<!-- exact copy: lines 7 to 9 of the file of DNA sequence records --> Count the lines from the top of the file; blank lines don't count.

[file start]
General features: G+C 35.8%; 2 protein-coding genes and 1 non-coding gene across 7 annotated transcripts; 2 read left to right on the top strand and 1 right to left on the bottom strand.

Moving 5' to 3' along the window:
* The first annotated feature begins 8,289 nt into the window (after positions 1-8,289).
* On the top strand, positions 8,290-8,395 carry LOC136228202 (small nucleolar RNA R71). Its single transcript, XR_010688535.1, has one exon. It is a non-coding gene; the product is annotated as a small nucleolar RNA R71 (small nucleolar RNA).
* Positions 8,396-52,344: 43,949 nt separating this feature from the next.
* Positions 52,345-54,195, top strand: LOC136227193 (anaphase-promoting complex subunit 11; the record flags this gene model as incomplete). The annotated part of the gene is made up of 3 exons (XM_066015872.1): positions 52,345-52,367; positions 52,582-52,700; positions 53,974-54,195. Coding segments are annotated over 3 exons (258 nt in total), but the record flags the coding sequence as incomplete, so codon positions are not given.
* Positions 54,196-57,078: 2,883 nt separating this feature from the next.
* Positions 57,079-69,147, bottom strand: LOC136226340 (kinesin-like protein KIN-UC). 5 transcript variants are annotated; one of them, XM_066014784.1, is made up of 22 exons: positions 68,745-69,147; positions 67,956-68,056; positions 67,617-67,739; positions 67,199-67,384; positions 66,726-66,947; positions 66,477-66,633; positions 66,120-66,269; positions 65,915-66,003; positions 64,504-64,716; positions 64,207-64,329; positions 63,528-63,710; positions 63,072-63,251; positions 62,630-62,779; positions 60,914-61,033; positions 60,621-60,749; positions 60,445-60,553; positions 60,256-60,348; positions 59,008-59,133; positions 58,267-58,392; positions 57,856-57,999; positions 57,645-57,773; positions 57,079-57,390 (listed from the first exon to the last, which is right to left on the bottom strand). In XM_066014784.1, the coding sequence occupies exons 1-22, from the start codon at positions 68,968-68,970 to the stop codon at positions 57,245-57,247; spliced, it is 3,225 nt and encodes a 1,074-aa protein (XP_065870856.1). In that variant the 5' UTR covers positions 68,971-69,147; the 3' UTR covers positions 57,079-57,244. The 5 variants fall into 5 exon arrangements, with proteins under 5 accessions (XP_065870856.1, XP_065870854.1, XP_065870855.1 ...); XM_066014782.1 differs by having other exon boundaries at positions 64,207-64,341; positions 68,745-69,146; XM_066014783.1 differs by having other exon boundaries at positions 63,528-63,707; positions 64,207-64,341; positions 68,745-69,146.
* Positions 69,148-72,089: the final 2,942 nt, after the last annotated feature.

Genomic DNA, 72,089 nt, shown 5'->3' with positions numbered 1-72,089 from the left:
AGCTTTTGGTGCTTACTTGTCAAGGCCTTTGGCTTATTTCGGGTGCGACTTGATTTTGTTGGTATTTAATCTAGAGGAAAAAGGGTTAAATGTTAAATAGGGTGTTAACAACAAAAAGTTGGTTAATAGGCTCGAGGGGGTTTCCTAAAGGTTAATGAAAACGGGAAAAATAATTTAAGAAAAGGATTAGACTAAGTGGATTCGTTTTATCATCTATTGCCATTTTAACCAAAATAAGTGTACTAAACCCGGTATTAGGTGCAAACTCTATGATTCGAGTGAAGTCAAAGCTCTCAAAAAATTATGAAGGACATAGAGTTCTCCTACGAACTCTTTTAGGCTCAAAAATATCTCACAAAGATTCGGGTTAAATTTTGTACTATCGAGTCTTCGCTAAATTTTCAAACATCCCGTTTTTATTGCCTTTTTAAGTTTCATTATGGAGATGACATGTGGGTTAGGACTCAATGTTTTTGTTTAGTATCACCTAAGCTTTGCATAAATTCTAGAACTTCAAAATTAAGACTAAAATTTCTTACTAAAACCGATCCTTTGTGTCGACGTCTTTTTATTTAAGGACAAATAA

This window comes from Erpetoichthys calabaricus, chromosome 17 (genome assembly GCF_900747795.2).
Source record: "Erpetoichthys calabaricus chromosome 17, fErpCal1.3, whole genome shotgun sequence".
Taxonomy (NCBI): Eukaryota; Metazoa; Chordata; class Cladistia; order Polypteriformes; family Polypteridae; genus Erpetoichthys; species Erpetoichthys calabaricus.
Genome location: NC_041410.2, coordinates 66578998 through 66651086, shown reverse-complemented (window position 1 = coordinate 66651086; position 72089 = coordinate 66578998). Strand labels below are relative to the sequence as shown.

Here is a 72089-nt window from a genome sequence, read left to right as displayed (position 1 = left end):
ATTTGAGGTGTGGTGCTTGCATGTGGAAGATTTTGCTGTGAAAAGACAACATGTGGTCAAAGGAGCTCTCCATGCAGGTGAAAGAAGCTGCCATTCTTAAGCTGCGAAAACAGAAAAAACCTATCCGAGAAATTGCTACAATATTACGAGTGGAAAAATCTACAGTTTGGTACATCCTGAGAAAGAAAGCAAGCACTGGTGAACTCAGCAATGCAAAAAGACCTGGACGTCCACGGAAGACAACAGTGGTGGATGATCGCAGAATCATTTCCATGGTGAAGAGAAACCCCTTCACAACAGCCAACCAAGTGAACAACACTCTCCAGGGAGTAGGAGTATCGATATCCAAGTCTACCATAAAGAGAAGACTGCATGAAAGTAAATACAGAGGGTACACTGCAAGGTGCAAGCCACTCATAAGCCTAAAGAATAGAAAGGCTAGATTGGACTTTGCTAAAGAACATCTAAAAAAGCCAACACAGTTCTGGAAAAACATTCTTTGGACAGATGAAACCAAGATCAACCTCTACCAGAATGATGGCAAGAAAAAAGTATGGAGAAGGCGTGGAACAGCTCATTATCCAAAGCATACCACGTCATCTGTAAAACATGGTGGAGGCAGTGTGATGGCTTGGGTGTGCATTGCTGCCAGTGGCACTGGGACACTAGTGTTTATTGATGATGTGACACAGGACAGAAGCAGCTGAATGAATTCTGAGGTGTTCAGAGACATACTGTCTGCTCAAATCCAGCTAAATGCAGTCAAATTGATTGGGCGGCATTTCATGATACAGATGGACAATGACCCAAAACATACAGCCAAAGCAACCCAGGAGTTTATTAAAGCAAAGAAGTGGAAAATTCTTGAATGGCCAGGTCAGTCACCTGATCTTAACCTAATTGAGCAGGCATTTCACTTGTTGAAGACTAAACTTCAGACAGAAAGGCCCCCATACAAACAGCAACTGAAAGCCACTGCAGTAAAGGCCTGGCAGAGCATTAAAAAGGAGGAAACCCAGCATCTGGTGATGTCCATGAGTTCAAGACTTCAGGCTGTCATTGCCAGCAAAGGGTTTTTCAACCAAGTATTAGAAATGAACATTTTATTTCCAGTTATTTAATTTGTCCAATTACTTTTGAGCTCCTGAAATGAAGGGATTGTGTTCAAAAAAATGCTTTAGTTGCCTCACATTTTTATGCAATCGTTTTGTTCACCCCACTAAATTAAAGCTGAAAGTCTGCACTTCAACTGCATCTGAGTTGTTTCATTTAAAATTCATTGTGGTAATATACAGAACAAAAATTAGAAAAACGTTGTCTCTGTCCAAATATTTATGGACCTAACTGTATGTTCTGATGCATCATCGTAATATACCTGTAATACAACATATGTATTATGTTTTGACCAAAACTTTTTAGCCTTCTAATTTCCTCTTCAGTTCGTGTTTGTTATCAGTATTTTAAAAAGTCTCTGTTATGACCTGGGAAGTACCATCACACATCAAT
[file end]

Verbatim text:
* Positions 54,196-57,078: 2,883 nt separating this feature from the next.
* Positions 57,079-69,147, bottom strand: LOC136226340 (kinesin-like protein KIN-UC). 5 transcript variants are annotated; one of them, XM_066014784.1, is made up of 22 exons: positions 68,745-69,147; positions 67,956-68,056; positions 67,617-67,739; positions 67,199-67,384; positions 66,726-66,947; positions 66,477-66,633; positions 66,120-66,269; positions 65,915-66,003; positions 64,504-64,716; positions 64,207-64,329; positions 63,528-63,710; positions 63,072-63,251; positions 62,630-62,779; positions 60,914-61,033; positions 60,621-60,749; positions 60,445-60,553; positions 60,256-60,348; positions 59,008-59,133; positions 58,267-58,392; positions 57,856-57,999; positions 57,645-57,773; positions 57,079-57,390 (listed from the first exon to the last, which is right to left on the bottom strand). In XM_066014784.1, the coding sequence occupies exons 1-22, from the start codon at positions 68,968-68,970 to the stop codon at positions 57,245-57,247; spliced, it is 3,225 nt and encodes a 1,074-aa protein (XP_065870856.1). In that variant the 5' UTR covers positions 68,971-69,147; the 3' UTR covers positions 57,079-57,244. The 5 variants fall into 5 exon arrangements, with proteins under 5 accessions (XP_065870856.1, XP_065870854.1, XP_065870855.1 ...); XM_066014782.1 differs by having other exon boundaries at positions 64,207-64,341; positions 68,745-69,146; XM_066014783.1 differs by having other exon boundaries at positions 63,528-63,707; positions 64,207-64,341; positions 68,745-69,146.
* Positions 69,148-72,089: the final 2,942 nt, after the last annotated feature.